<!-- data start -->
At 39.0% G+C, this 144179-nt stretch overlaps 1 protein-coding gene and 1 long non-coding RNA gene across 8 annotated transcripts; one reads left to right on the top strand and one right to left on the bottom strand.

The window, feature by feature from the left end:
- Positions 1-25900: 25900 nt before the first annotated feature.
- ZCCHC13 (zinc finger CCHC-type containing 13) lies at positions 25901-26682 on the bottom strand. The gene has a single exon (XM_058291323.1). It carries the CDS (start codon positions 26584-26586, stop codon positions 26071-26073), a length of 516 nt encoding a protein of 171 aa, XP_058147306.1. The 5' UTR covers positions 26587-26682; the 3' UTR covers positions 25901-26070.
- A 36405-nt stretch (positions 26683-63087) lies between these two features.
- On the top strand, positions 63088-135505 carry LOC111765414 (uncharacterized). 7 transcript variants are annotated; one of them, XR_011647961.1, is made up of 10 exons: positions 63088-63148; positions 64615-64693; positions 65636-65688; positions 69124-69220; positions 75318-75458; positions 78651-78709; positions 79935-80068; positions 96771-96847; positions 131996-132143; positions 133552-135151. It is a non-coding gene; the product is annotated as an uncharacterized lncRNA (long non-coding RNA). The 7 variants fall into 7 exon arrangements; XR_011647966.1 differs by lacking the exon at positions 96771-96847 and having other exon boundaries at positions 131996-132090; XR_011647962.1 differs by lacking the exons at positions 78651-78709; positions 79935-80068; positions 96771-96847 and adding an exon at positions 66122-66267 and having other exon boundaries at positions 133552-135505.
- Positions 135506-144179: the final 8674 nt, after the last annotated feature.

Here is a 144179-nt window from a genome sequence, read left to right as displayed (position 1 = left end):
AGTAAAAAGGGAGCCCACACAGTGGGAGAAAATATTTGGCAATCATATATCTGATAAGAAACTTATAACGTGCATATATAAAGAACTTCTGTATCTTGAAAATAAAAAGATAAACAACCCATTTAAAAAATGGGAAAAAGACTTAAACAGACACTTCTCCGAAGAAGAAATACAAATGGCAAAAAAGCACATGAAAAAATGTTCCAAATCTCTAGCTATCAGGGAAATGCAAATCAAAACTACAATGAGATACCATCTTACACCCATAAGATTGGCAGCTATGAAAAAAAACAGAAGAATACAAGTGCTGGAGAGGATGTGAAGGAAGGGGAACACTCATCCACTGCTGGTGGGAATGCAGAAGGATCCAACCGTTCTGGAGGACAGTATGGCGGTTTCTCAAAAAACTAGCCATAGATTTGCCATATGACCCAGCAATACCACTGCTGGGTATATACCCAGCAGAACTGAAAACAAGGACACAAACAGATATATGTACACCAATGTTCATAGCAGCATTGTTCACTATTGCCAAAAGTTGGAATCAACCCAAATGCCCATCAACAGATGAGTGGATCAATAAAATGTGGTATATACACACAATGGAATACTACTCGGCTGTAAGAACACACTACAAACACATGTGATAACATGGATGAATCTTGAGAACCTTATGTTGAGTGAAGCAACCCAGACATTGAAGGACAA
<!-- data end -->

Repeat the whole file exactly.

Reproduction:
At 39.0% G+C, this 144179-nt stretch overlaps 1 protein-coding gene and 1 long non-coding RNA gene across 8 annotated transcripts; one reads left to right on the top strand and one right to left on the bottom strand.

The window, feature by feature from the left end:
- Positions 1-25900: 25900 nt before the first annotated feature.
- ZCCHC13 (zinc finger CCHC-type containing 13) lies at positions 25901-26682 on the bottom strand. The gene has a single exon (XM_058291323.1). It carries the CDS (start codon positions 26584-26586, stop codon positions 26071-26073), a length of 516 nt encoding a protein of 171 aa, XP_058147306.1. The 5' UTR covers positions 26587-26682; the 3' UTR covers positions 25901-26070.
- A 36405-nt stretch (positions 26683-63087) lies between these two features.
- On the top strand, positions 63088-135505 carry LOC111765414 (uncharacterized). 7 transcript variants are annotated; one of them, XR_011647961.1, is made up of 10 exons: positions 63088-63148; positions 64615-64693; positions 65636-65688; positions 69124-69220; positions 75318-75458; positions 78651-78709; positions 79935-80068; positions 96771-96847; positions 131996-132143; positions 133552-135151. It is a non-coding gene; the product is annotated as an uncharacterized lncRNA (long non-coding RNA). The 7 variants fall into 7 exon arrangements; XR_011647966.1 differs by lacking the exon at positions 96771-96847 and having other exon boundaries at positions 131996-132090; XR_011647962.1 differs by lacking the exons at positions 78651-78709; positions 79935-80068; positions 96771-96847 and adding an exon at positions 66122-66267 and having other exon boundaries at positions 133552-135505.
- Positions 135506-144179: the final 8674 nt, after the last annotated feature.

Here is a 144179-nt window from a genome sequence, read left to right as displayed (position 1 = left end):
AGTAAAAAGGGAGCCCACACAGTGGGAGAAAATATTTGGCAATCATATATCTGATAAGAAACTTATAACGTGCATATATAAAGAACTTCTGTATCTTGAAAATAAAAAGATAAACAACCCATTTAAAAAATGGGAAAAAGACTTAAACAGACACTTCTCCGAAGAAGAAATACAAATGGCAAAAAAGCACATGAAAAAATGTTCCAAATCTCTAGCTATCAGGGAAATGCAAATCAAAACTACAATGAGATACCATCTTACACCCATAAGATTGGCAGCTATGAAAAAAAACAGAAGAATACAAGTGCTGGAGAGGATGTGAAGGAAGGGGAACACTCATCCACTGCTGGTGGGAATGCAGAAGGATCCAACCGTTCTGGAGGACAGTATGGCGGTTTCTCAAAAAACTAGCCATAGATTTGCCATATGACCCAGCAATACCACTGCTGGGTATATACCCAGCAGAACTGAAAACAAGGACACAAACAGATATATGTACACCAATGTTCATAGCAGCATTGTTCACTATTGCCAAAAGTTGGAATCAACCCAAATGCCCATCAACAGATGAGTGGATCAATAAAATGTGGTATATACACACAATGGAATACTACTCGGCTGTAAGAACACACTACAAACACATGTGATAACATGGATGAATCTTGAGAACCTTATGTTGAGTGAAGCAACCCAGACATTGAAGGACAA